Although guitar lovers will see some of the most classic guitars of all time, the gargantuan guitar is the only one allowed to be played by the general public.

“The other ones have certain values, and we don’t have the staff or insurance to allow them to be played,” says Newquist.

San Diego is the seventh of 18 cities to host the exhibit and Newquist hopes one of them will become the permanent home of the Guitar Museum.

Here's something you might be interested in.
Submit a free classified
or view all

Previous article

Unexpected views from some San Diego African Americans

"I don't care if you're black or white"
Next Article

Vista City Attorney and James Buss donate to Trump campaign

Chula Vista's Jill Galvez barred from voting on fire trucks
Guitar exhibit curator H.P. Newquist says the Flying V is playable, but “it’s not a pretty sight.”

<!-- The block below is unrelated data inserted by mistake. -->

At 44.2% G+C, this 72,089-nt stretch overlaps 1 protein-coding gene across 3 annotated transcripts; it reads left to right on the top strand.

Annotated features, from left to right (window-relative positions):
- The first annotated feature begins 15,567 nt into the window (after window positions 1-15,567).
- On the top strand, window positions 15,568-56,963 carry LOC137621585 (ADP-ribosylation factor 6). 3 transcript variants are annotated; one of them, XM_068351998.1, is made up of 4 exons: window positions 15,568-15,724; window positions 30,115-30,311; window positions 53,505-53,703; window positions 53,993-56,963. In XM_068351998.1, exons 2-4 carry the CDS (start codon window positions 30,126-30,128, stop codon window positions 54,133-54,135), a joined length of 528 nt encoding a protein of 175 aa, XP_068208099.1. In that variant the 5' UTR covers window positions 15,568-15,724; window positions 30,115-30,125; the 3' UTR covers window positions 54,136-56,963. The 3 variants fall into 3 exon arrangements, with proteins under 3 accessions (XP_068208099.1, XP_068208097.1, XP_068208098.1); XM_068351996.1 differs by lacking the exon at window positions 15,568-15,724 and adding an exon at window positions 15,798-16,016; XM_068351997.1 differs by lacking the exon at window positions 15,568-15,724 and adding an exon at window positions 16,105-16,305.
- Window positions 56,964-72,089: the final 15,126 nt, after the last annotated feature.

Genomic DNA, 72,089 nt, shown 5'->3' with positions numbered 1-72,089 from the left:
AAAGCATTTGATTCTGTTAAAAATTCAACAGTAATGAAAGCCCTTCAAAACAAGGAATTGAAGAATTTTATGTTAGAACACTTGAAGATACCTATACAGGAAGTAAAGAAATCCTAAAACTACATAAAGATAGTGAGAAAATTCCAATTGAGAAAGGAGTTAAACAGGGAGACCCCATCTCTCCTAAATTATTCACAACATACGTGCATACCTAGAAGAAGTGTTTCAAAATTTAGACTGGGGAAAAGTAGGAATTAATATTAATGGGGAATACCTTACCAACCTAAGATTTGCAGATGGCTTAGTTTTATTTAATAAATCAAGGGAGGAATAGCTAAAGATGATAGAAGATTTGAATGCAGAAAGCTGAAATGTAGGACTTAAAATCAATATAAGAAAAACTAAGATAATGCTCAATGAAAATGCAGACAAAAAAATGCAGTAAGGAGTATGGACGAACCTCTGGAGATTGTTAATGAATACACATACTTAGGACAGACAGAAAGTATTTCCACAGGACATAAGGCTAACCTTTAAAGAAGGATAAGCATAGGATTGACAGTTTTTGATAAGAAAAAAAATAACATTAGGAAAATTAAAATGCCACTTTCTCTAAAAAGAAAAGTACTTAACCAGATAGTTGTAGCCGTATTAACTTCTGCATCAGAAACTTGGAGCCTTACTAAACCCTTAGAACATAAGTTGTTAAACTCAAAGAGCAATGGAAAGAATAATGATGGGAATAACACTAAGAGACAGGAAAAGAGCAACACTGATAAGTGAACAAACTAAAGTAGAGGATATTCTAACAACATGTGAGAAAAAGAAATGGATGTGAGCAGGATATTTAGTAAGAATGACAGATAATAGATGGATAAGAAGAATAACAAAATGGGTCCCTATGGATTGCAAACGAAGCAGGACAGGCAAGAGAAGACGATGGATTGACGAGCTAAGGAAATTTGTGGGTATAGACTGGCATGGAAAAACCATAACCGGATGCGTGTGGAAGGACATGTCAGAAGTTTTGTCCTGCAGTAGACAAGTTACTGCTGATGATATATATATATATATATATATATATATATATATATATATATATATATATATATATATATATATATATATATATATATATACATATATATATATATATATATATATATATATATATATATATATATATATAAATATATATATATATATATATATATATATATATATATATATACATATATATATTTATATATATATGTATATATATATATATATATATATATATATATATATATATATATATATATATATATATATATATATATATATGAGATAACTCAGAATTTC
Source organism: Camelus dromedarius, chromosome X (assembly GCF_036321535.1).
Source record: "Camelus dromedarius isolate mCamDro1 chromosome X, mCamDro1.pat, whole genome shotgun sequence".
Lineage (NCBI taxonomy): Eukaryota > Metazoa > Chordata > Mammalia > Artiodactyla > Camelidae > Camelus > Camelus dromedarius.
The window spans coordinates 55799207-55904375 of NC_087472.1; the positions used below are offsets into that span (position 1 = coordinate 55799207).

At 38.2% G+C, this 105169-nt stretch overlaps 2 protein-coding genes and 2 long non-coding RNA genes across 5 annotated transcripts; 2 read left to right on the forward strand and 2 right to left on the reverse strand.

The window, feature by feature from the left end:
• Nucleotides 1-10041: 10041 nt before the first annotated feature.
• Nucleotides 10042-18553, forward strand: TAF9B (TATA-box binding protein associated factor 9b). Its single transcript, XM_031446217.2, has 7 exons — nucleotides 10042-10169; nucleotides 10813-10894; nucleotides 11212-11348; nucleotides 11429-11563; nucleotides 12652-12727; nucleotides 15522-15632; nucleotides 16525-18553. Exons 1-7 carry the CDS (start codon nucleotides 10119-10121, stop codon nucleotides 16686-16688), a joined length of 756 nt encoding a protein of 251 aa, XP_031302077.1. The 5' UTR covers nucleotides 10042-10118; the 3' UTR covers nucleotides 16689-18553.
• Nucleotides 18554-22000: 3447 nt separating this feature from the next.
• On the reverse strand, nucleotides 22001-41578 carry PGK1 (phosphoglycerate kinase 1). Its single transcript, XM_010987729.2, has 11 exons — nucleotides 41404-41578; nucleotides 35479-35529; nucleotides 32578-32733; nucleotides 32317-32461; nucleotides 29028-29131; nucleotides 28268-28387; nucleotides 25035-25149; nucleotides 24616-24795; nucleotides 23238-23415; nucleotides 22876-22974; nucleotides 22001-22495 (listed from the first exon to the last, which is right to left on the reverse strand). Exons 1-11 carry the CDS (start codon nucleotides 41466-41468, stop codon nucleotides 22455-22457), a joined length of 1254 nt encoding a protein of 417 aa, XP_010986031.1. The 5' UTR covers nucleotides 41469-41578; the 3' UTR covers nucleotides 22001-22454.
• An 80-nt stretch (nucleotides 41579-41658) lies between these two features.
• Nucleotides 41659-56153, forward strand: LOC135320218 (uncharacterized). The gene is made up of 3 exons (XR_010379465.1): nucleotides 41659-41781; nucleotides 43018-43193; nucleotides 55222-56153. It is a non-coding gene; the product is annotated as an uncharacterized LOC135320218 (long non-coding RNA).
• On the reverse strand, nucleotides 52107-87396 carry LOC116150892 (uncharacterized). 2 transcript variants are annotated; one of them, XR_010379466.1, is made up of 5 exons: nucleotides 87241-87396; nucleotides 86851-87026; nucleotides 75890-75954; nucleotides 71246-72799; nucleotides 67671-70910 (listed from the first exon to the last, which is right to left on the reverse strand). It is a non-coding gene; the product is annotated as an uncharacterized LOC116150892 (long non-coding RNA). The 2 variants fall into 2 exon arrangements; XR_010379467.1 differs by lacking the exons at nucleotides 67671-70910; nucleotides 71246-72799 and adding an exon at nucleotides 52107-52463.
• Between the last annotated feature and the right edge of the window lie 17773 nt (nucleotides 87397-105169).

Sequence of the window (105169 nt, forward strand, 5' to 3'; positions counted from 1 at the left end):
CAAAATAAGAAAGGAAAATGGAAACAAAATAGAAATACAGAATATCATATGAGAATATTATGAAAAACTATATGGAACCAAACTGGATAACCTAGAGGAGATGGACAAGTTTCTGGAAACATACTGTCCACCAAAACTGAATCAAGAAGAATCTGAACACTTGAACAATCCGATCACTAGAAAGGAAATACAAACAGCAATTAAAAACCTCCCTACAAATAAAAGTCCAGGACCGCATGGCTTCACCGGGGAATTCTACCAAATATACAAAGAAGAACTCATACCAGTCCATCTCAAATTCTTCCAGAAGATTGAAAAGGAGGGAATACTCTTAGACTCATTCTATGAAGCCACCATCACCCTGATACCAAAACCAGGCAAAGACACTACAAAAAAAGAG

Guitar exhibit curator H.P. Newquist says the Flying V is playable, but “it’s not a pretty sight.”

“It’s 43-and-a-half feet long and is almost ten years old and was built by a science academy in Texas for the express purpose of winning the world’s largest playable guitar award,” says H.P. Newquist about the giant replica of a Gibson Flying V guitar. Newquist is the executive director/founder of the National Guitar Museum and the man behind Guitar: The Instrument That Rocked the World, a touring exhibit that will be at the Reuben H. Fleet Science Theater in Balboa Park from December 20 to April 6.

Place

Fleet Science Center

1875 El Prado, San Diego

The guitar is one of 75 stringed instruments dating back to 1806 that are on display.

However, Newquisit admits that guitar geeks hoping to hear how “Stairway to Heaven” or “Smells Like Teen Spirit” sounds when strummed on 28-foot-long steel cables may be in for a disappointment.